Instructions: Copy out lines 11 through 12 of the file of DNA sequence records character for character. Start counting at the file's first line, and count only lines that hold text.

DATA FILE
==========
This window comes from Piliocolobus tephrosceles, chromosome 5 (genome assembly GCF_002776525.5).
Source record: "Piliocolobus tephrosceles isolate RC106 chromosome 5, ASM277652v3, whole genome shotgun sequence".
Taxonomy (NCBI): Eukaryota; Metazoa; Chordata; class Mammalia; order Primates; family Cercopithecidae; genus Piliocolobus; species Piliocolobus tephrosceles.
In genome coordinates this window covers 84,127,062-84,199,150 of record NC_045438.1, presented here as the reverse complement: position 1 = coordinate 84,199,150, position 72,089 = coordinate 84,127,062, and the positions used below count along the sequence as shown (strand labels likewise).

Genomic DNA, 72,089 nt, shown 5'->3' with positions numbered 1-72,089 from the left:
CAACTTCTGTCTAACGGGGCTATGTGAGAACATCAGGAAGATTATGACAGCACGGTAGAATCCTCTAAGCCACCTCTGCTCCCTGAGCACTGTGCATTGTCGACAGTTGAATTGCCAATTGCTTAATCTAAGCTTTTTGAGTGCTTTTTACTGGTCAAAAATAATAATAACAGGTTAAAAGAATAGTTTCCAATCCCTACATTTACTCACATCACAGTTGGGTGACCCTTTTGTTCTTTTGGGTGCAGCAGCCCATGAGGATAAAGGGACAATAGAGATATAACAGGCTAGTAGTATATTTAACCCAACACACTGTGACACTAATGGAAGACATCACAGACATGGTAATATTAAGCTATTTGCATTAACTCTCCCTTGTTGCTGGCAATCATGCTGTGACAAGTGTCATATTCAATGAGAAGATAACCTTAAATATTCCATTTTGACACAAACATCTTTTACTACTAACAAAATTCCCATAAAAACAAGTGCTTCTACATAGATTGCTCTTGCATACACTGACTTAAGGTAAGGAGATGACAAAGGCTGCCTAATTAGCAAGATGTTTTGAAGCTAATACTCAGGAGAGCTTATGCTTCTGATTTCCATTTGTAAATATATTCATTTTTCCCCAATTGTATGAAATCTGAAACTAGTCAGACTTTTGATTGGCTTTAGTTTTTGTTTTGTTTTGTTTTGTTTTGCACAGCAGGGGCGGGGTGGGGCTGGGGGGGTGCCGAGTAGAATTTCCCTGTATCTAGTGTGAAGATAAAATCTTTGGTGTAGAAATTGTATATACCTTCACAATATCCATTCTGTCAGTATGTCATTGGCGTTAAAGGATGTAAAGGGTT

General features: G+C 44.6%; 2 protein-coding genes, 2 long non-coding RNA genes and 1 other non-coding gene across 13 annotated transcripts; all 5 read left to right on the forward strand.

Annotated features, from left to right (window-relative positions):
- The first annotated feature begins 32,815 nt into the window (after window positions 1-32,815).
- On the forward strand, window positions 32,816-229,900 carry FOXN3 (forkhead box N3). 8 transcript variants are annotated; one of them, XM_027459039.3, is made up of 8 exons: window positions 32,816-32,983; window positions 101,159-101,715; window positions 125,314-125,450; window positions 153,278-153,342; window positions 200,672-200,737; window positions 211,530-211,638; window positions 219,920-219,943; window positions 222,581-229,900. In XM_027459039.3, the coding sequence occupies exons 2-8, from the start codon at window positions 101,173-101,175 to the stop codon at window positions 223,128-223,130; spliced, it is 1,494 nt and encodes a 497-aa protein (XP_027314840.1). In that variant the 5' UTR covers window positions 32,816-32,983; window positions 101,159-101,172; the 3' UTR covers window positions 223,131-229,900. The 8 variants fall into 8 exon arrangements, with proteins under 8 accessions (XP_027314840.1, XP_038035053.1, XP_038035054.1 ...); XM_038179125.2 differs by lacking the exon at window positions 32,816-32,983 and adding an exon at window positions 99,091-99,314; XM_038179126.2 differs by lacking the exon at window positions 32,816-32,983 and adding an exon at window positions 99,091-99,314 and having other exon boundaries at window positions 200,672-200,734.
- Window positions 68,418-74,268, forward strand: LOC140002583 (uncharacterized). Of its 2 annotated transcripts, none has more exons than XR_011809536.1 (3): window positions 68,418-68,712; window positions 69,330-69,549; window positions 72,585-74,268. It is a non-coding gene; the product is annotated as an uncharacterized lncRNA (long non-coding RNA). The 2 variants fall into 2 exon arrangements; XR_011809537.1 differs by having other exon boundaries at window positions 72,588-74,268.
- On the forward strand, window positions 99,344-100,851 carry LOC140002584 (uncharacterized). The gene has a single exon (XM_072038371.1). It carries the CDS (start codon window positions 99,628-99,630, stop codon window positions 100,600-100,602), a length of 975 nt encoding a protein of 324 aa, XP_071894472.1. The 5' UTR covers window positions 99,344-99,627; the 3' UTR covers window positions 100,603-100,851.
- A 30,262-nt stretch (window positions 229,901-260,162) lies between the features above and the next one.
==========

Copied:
- Window positions 68,418-74,268, forward strand: LOC140002583 (uncharacterized). Of its 2 annotated transcripts, none has more exons than XR_011809536.1 (3): window positions 68,418-68,712; window positions 69,330-69,549; window positions 72,585-74,268. It is a non-coding gene; the product is annotated as an uncharacterized lncRNA (long non-coding RNA). The 2 variants fall into 2 exon arrangements; XR_011809537.1 differs by having other exon boundaries at window positions 72,588-74,268.
- On the forward strand, window positions 99,344-100,851 carry LOC140002584 (uncharacterized). The gene has a single exon (XM_072038371.1). It carries the CDS (start codon window positions 99,628-99,630, stop codon window positions 100,600-100,602), a length of 975 nt encoding a protein of 324 aa, XP_071894472.1. The 5' UTR covers window positions 99,344-99,627; the 3' UTR covers window positions 100,603-100,851.